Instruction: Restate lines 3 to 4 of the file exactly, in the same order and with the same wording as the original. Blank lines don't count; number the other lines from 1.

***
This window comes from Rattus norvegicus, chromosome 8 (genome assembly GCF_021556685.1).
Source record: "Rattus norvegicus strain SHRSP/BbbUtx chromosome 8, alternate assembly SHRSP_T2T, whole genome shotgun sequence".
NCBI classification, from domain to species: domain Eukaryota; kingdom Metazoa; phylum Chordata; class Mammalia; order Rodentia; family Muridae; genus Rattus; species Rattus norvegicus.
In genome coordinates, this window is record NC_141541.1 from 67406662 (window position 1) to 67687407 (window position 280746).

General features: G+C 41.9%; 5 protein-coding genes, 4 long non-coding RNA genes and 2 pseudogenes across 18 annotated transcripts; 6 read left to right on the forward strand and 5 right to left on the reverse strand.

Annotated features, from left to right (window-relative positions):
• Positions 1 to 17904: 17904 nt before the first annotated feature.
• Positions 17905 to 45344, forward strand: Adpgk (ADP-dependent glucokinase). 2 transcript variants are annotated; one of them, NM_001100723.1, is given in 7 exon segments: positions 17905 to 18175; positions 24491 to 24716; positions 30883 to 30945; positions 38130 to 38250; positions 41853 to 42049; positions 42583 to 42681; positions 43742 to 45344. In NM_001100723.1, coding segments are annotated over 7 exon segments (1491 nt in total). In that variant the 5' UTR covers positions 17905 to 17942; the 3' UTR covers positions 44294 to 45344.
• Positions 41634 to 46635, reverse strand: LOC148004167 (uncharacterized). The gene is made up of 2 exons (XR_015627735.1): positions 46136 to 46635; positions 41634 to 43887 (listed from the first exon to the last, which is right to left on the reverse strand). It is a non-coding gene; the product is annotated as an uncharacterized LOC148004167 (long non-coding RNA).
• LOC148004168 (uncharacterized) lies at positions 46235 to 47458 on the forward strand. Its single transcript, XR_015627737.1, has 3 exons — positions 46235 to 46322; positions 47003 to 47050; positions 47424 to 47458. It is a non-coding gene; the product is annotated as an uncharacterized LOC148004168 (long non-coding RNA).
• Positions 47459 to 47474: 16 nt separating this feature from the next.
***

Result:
NCBI classification, from domain to species: domain Eukaryota; kingdom Metazoa; phylum Chordata; class Mammalia; order Rodentia; family Muridae; genus Rattus; species Rattus norvegicus.
In genome coordinates, this window is record NC_141541.1 from 67406662 (window position 1) to 67687407 (window position 280746).